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The politics of slowness and the traps of modernity

Nagib, L. ORCID: (2015) The politics of slowness and the traps of modernity. In: De Luca, T. and Barradas Jorge, N. (eds.) Slow Cinema. Traditions in World Cinema. Edinburgh University Press, Edinburgh, pp. 25-46. ISBN 9780748696024

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This chapter re-evaluates the diachronic, evolutionist model that establishes the Second World War as a watershed between classical and modern cinemas, and ‘modernity’ as the political project of ‘slow cinema’. I will start by historicising the connection between cinematic speed and modernity, going on to survey the veritable obsession with the modern that continues to beset film studies despite the vagueness and contradictions inherent in the term. I will then attempt to clarify what is really at stake within the modern-classical debate by analysing two canonical examples of Japanese cinema, drawn from the geidomono genre (films on the lives of theatre actors), Kenji Mizoguchi’s Story of the Late Chrysanthemums (Zangiku monogatari, 1939) and Yasujiro Ozu’s Floating Weeds (Ukigusa, 1954), with a view to investigating the role of the long take or, conversely, classical editing, in the production or otherwise of a supposed ‘slow modernity’. By resorting to Ozu and Mizoguchi, I hope to demonstrate that the best narrative films in the world have always combined a ‘classical’ quest for perfection with the ‘modern’ doubt of its existence, hence the futility of classifying cinema in general according to an evolutionary and Eurocentric model based on the classical-modern binary. Rather than on a confusing politics of the modern, I will draw on Bazin’s prophetic insight of ‘impure cinema’, a concept he forged in defence of literary and theatrical screen adaptations. Anticipating by more than half a century the media convergence on which the near totality of our audiovisual experience is currently based, ‘impure cinema’ will give me the opportunity to focus on the confluence of film and theatre in these Mizoguchi and Ozu films as the site of a productive crisis where established genres dissolve into self-reflexive stasis, ambiguity of expression and the revelation of the reality of the film medium, all of which, I argue, are more reliable indicators of a film’s political programme than historical teleology. At the end of the journey, some answers may emerge to whether the combination of the long take and the long shot are sufficient to account for a film’s ‘slowness’ and whether ‘slow’ is indeed the best concept to signify resistance to the destructive pace of capitalism.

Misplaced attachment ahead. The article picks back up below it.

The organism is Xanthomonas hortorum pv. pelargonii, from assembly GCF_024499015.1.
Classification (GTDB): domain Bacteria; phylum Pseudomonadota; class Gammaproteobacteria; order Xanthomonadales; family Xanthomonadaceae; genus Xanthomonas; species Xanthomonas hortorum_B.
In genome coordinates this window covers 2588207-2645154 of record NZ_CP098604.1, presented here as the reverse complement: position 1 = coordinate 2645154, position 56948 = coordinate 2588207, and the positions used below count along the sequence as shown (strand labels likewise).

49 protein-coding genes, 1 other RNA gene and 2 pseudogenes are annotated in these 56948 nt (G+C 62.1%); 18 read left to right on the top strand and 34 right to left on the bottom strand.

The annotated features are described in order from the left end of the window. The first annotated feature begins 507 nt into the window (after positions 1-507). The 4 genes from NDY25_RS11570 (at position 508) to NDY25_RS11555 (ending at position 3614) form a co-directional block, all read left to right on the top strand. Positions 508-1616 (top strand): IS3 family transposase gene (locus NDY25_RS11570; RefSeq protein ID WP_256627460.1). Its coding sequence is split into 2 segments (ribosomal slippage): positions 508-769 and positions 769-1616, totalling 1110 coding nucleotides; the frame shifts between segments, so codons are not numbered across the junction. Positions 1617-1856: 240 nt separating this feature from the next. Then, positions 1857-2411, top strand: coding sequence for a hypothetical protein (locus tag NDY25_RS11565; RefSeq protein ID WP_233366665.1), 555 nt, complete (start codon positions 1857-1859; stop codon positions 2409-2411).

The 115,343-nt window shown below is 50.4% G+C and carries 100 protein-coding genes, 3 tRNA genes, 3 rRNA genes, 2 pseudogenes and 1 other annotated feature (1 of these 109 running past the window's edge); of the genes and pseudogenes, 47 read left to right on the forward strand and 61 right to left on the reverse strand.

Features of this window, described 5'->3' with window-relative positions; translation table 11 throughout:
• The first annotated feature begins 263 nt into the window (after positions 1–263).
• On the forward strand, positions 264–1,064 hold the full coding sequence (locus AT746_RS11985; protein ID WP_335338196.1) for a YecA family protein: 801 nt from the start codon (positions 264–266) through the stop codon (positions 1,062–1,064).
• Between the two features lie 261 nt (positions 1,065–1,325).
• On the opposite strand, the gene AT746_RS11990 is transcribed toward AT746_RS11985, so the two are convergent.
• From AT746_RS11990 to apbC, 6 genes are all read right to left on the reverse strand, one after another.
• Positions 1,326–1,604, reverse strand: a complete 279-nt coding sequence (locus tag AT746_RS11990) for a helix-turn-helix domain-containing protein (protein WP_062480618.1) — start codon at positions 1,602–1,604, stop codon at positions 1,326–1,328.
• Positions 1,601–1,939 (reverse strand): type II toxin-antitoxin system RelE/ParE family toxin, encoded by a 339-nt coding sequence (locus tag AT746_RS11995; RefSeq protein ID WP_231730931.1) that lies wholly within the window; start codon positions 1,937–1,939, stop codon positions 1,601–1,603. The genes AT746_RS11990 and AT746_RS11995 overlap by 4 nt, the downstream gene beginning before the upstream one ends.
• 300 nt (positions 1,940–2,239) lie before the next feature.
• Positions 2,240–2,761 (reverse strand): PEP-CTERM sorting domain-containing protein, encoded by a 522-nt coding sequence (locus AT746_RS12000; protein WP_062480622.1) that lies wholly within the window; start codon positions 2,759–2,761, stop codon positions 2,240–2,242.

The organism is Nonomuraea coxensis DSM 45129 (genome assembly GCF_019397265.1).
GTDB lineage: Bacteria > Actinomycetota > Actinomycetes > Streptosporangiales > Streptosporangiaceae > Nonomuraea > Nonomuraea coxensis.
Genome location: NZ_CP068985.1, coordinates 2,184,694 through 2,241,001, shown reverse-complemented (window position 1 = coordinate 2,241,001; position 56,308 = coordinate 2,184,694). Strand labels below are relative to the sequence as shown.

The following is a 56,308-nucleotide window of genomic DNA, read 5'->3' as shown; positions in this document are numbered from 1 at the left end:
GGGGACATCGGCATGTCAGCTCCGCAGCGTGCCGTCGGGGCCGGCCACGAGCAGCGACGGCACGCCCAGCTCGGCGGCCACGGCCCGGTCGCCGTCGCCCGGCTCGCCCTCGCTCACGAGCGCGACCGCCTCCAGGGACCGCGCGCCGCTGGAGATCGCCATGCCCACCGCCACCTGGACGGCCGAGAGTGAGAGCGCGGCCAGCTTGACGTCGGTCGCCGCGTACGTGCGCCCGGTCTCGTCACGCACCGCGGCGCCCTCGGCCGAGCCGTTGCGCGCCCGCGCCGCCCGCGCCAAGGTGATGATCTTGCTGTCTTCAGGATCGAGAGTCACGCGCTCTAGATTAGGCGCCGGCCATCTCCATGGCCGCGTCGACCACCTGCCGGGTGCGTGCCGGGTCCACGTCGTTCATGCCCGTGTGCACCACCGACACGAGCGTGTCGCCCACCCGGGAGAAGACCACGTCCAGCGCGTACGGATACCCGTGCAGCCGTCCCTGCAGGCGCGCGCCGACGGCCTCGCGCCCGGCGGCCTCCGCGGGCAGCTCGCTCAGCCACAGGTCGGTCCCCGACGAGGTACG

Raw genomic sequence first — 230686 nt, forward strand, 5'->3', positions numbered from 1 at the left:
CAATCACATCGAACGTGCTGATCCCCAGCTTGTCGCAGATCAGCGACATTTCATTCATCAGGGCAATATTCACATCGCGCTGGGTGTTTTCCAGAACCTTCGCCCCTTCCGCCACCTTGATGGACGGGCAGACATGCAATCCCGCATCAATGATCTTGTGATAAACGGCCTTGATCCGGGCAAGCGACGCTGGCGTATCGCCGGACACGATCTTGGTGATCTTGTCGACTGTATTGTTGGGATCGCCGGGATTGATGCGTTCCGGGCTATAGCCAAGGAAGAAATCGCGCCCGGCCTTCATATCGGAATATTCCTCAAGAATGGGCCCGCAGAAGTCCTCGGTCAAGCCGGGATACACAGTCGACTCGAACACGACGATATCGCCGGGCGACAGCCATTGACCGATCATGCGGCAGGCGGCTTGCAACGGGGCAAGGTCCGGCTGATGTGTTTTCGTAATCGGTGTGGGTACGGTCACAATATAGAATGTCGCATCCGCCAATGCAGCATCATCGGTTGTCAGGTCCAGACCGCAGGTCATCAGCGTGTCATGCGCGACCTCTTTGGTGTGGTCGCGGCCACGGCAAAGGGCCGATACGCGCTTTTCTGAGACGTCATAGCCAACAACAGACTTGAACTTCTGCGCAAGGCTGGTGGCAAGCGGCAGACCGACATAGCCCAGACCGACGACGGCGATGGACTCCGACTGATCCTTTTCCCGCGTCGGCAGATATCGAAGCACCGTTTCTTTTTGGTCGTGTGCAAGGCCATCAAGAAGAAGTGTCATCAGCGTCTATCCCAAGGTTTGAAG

Item Type:Book or Report Section
Divisions:Arts, Humanities and Social Science > School of Arts and Communication Design > Film, Theatre & Television
ID Code:47623
Uncontrolled Keywords:slow cinema; japanese cinema; Ozu; Mizoguchi
Publisher:Edinburgh University Press

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